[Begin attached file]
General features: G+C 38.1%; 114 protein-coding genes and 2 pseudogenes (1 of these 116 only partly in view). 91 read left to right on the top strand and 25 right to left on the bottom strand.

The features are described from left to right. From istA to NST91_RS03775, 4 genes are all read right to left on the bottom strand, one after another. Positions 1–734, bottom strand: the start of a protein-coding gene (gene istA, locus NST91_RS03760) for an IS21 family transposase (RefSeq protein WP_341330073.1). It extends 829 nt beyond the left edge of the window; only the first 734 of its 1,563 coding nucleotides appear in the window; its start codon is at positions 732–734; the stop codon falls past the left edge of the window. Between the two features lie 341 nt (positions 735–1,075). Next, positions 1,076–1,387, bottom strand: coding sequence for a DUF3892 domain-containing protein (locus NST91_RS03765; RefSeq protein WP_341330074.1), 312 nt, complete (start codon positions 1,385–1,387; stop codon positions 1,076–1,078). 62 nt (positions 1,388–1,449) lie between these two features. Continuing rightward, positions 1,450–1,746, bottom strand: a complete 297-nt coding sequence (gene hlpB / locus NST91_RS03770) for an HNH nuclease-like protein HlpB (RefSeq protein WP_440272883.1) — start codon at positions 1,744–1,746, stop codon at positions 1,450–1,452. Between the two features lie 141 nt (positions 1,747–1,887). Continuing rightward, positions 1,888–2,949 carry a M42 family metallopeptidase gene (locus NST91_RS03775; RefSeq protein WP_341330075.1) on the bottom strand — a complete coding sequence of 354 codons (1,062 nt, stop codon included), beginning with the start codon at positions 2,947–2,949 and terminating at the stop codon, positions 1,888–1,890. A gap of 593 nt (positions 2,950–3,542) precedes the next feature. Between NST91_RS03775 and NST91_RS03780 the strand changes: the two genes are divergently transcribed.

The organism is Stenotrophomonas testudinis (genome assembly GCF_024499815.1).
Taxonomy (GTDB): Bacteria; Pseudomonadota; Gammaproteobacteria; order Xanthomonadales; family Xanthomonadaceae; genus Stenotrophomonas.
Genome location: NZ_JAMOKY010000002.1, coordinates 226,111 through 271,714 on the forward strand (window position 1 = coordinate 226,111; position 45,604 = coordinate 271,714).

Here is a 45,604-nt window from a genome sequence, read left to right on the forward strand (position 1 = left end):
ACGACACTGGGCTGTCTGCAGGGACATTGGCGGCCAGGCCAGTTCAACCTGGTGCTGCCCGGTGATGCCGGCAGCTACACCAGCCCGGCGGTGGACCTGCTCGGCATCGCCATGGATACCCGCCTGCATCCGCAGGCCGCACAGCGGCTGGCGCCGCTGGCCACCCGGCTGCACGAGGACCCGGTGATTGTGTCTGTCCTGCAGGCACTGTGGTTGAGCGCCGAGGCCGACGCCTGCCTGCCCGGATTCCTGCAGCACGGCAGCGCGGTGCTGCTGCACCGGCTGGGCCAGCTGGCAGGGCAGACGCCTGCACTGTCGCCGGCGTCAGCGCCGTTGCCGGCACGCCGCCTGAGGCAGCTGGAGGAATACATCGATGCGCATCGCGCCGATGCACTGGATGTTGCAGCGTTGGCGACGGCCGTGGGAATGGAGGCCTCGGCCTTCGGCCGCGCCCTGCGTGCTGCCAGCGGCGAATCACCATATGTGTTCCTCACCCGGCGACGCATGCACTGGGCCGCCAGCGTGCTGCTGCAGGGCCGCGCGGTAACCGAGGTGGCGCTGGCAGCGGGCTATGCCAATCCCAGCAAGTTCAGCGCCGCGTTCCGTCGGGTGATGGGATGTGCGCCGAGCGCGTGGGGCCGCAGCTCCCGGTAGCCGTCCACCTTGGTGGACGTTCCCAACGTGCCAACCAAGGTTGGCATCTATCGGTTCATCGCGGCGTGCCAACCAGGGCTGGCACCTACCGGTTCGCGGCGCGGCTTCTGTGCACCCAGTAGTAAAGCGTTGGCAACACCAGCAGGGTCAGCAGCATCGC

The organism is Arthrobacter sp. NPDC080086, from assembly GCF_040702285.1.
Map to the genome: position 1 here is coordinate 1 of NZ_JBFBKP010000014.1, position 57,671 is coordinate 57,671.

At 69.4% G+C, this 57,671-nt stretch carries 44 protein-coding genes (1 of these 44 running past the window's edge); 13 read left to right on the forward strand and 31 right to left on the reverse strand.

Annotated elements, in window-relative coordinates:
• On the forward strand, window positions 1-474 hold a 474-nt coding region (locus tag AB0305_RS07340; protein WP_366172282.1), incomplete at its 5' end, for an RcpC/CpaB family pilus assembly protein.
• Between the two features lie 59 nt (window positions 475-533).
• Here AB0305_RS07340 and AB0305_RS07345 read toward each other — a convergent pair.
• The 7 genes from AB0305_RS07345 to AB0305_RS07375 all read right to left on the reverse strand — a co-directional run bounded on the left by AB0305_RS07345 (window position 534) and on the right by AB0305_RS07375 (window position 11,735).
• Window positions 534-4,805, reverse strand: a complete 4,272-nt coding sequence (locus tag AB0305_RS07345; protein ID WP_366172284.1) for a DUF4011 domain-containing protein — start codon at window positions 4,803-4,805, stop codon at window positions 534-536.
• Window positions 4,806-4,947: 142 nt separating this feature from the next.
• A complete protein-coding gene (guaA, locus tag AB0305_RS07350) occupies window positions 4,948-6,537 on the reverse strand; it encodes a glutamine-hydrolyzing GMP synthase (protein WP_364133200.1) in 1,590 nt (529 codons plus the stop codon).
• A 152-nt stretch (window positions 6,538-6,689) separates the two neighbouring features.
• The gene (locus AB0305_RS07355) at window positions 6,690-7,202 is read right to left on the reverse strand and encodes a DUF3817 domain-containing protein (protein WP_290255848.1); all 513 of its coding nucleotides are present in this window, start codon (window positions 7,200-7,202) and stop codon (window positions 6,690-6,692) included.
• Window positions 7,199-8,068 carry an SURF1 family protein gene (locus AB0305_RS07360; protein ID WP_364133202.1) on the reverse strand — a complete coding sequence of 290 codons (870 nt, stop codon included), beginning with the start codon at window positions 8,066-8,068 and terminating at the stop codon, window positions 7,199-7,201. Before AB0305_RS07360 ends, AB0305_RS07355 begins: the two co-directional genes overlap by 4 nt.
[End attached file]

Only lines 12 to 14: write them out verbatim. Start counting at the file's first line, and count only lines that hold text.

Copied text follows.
• On the forward strand, window positions 1-474 hold a 474-nt coding region (locus tag AB0305_RS07340; protein WP_366172282.1), incomplete at its 5' end, for an RcpC/CpaB family pilus assembly protein.
• Between the two features lie 59 nt (window positions 475-533).
• Here AB0305_RS07340 and AB0305_RS07345 read toward each other — a convergent pair.